Saturday, November 12, 2011

Onion and bacon tart. Oh, yes!

The latest issue of Saveur (no. 142) has a brillinat feature article on onions. I was flipping through it yesterday when my eyes lit upon this recipe. It seemed so amazing that I absolutely knew it had to be cooked-up as soon as possible. So here it is!

Incidentally, do yourself a favour and grab this issue. The onion centrefold (ish) is to die for, and there is also a great feature on Eastern European soups, which at this time of year is just what the doctor ordered. But I digress!

For this recipe, you'll need: 6 ounces of slab bacon, 4 tablespoons of butter (IT'S ALREADY AWESOME!), 2 yellow onions (I went for 3 just because), 1 1/2 cups of flour, 2 teaspoons of dry mustard, 1 1/4 cups of milk, and 3 eggs (even more brilliant! ANYTHING with bacon and eggs in it is like a dreamy recipe of breakfast wonderment!). But I digress again....

Step one is to cut your bacon into "matchsticks." This is what the recipe calls for, but I've never seen matchsticks quite so stubby, wobbly, and fat, but you get the idea. Fry you bacon on medium until it gets nice and crispy.

In the meantime, get the onions ready. The recipe says to slice them lengthwise. I was noticing though, that my onions were kind of stumpy, and what I would normally consider the length was in fact the width! Anyway, I cut them from root to stem in thin slices. You should too.

While all this is going on you should heat your oven to 425.

When the bacon is done, remove it to a plate with a slotted spoon. Pour the bacon fat into a 9" x 11" baking dish (see how awesome this is?!). Put the butter into the still warm skillet, and fry up your onions...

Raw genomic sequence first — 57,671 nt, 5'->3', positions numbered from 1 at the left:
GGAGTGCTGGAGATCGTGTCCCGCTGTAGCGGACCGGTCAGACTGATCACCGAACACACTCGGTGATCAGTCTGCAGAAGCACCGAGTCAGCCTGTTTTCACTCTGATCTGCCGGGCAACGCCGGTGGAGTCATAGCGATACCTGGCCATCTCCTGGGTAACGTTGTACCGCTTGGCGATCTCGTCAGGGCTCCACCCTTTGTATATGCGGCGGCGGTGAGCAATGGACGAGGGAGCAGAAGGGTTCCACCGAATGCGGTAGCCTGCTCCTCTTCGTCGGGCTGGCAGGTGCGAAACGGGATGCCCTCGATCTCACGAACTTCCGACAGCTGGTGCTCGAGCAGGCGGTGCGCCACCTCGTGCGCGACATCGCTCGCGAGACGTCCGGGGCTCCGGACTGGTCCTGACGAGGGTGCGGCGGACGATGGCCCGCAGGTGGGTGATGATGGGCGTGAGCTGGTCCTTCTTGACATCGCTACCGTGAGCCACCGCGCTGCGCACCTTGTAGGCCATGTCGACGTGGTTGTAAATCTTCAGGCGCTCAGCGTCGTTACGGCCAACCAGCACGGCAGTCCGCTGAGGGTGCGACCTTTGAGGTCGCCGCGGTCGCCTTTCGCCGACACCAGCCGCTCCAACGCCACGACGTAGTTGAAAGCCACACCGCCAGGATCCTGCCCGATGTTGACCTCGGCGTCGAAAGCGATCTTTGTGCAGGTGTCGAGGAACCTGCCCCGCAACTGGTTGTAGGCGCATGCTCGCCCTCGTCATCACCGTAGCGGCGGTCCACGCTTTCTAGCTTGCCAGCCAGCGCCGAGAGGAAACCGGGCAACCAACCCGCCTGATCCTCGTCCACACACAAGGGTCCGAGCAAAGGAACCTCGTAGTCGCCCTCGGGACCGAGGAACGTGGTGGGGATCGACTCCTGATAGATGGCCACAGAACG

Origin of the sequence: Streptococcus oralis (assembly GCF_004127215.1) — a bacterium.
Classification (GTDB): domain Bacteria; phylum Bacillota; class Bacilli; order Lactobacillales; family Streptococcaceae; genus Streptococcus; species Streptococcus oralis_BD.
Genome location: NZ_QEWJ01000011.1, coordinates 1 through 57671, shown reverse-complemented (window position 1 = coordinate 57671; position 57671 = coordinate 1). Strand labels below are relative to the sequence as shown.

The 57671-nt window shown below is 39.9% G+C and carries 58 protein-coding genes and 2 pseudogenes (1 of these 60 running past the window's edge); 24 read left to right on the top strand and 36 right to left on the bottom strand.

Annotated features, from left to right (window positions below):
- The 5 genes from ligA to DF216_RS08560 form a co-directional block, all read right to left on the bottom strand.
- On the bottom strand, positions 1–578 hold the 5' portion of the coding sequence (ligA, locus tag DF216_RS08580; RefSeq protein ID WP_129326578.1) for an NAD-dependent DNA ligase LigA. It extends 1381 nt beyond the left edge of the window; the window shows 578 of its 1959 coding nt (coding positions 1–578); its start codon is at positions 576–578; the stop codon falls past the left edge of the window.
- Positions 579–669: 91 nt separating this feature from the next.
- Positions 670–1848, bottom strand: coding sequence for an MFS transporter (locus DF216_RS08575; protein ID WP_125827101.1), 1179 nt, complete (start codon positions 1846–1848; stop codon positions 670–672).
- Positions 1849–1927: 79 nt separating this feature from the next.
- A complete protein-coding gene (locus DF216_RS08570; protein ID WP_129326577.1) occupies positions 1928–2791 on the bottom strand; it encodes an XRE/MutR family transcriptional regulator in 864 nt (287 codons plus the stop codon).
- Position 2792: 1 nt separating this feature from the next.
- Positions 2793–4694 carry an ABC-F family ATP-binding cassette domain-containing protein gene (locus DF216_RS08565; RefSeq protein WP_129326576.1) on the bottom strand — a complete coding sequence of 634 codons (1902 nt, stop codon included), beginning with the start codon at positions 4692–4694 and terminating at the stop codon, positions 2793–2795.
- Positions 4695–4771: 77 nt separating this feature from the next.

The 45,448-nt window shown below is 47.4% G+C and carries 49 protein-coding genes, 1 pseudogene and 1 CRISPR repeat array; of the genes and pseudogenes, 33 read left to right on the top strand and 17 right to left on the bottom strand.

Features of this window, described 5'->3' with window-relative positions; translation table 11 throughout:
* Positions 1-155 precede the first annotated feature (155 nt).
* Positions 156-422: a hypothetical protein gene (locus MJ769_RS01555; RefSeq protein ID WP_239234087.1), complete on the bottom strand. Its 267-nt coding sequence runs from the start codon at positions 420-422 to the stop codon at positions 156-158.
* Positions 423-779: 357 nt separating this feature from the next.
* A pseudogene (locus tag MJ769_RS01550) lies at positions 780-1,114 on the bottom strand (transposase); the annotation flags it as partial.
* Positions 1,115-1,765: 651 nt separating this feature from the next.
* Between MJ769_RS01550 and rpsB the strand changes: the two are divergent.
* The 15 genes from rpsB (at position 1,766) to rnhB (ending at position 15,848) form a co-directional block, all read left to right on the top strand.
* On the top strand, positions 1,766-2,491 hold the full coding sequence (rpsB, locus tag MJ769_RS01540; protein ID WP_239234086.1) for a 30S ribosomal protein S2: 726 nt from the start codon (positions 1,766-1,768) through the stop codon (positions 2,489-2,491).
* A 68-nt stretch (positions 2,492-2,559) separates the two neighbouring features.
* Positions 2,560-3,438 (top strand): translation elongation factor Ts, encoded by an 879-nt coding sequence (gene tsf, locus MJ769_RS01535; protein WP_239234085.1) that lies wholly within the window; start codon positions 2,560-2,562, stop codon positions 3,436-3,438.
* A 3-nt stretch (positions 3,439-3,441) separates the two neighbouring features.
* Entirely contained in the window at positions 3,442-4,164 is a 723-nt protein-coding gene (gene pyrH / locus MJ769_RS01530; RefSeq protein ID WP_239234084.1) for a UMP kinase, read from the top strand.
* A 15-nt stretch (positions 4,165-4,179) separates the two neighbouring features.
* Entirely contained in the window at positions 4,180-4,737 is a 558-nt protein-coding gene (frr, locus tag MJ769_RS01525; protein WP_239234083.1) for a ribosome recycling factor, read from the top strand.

...until they are nice and carmelised. (Note the tongs -- you are supposed to "sprinkle" these onions on the batter later, but sprinkling isn't really an option with your fingers (they're hot!), hence the tongs.)

While the onions are cooking, prepare the batter. This is basically a Yorkshire pudding batter like we had in Toad in the Hole, but here the toads are a little smaller (my eldest suggested worms in the hole as an alternative.) In any event, the first step is to mix the flour, dry mustard, and pepper.

In a separate bowl, beat the eggs and mix in the milk.

Pour it all together, and work it around until mostly combined.

Let the batter rest for around 10 minutes. During that time, fire your baking dish into the oven to heat up. This is important, since if you pour a Yorkshire pudding batter into an ice-cold cast iron pan, you're in for some sad dissapointment. You need the boost of pan heat to get that dough headed skyward! (GET YOUR OVEN MITTS ON NOW!)

After ten minutes of resting and heating, pour you batter into the pan. (I HOPE YOU HAD YOUR OVEN MITTS ON!)

Add the onions and bacon (WOW!).

Have a beer! (EVEN BETTER!)

And put it back in the oven (WITH YOUR OVEN MITTS) for 30 minutes. And then, voila!! Brilliant!!!

It may take a little delicate manouvering to remove the tart from the pan, so be patient -- you can do it! (Note, those extra greasy bits stuck to the bottom taste REALLY good -- just sayin').

The recipe says this can serve 6. I cut it into 4, and, speaking from experience, I could eat the whole thing (if I wanted to, which I did). So this serves from 1 to 6, depending on the nature of your guests. (Don't invite me unless you make two!)

Viva l'ongion!!


  1. Drooling. I'm making this one for sure when Ilse and family come here for Christmas. Bacon and butter -- what's not to like? Good beer choice, too.

  2. Hey Joe made this one yesterday for part of New Years Eve dinner. Perfect! Thanks for the idea.

  3. Hmm this look delicious, thanks for posting up this recipe, looks quite simple to make.